The Cooperative Institute for Severe and High-Impact Weather Research and Operations (CIWRO) was established in 2021, and extends
cooperative programs between the National Oceanic and Atmospheric Administration (NOAA)
and the University of Oklahoma (OU). CIWRO
provides a mechanism that links the scientific and technical resources of OU and NOAA. CIWRO scientists and students conduct research
in weather radar and operations, mesoscale and stormscale modeling, forecast applications improvements, subseasonal-to-seasonal prediction
for extreme weather events, and social and socio-economic impacts of weather. CIWRO is one of 19 NOAA Cooperative Institutes.
Our research contributes to the NOAA mission by
improving the observation, analysis, understanding, and prediction of weather elements and systems and climate anomalies
ranging in size from cloud nuclei to multi-state areas. The continued advances in observational and analytical techniques lead to an improved
understanding of the evolution and structure of these phenomena that provides more accurate prediction
of hazardous weather and anomalous regional climate. This in turn contributes to improved social and economic welfare.
Because small-, meso-, and regional-scale phenomena are important causes and manifestations of climate,
CIWRO research furthers the understanding of the global climate system and regional climate variability.
Altogether CIWRO promotes collaboration between scientists at OU and those within NOAA, by providing a center where these two groups
may work together to learn about, and apply their knowledge of, mesoscale weather and regional-scale climate processes.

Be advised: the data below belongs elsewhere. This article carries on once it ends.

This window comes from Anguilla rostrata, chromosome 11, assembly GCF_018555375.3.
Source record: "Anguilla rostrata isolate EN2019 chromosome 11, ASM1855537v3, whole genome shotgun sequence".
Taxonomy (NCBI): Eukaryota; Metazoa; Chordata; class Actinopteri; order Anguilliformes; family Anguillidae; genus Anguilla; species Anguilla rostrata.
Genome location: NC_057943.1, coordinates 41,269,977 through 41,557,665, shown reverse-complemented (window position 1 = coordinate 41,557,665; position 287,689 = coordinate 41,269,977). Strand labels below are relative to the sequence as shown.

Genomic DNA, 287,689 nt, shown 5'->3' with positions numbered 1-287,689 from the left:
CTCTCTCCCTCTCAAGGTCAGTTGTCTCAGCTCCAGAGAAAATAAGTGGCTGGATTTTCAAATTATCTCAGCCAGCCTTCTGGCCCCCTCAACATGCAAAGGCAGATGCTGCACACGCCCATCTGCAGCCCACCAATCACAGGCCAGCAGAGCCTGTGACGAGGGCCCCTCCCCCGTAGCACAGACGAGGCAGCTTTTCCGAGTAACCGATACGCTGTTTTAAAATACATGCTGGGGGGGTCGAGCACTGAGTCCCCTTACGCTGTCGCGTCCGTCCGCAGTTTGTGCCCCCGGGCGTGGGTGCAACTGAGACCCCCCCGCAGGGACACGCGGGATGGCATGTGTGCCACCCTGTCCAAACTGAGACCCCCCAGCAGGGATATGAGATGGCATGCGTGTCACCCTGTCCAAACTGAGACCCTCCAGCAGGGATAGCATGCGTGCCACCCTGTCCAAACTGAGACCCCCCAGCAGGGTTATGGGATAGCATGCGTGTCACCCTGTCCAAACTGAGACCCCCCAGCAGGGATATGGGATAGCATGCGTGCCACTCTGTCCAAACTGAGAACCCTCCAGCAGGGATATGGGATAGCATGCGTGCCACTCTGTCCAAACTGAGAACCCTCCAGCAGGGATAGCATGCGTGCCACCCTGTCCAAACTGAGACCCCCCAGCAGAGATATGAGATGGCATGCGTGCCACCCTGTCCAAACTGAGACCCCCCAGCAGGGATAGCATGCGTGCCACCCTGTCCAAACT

CIWRO is a continuation of the first NOAA Cooperative Institute at OU: the Cooperative Institute for Mesoscale Meteorological Studies (CIMMS). Rex Inman started the idea of a
Cooperative Institute at OU in 1975, and, in 1978, the institute was officially created through an OU and NOAA cooperative agreement. During these years, CIMMS worked within
shared space in OU's former engineering laboratory building. The organization set a precedent of research upon being founded, and was one of the first research groups in
Meteorology at the University of Oklahoma. The cooperative agreement set up a new collaboration with the
NOAA Nation Severe Storms Laboratory (NSSL)
during this time, and Inman served as director from 1978 to 1980.
In 1980, Yoshi Sasaki became the director of CIMMS. Sasaki was instrumental in
developing OU's meteorology program and strengthening the tie with the institute's
federal partners and international organizations. Strengthening partnerships with both
the university and the NOAA National Severe Storms Laboratory was Sasaki's legacy.
He assisted in creating an agreement between OU and Kyoto University in Japan, promoted
research and relations between the United States and Japan, and he worked on an international
consortium of universities, government and private enterprise, to alleviate the loss of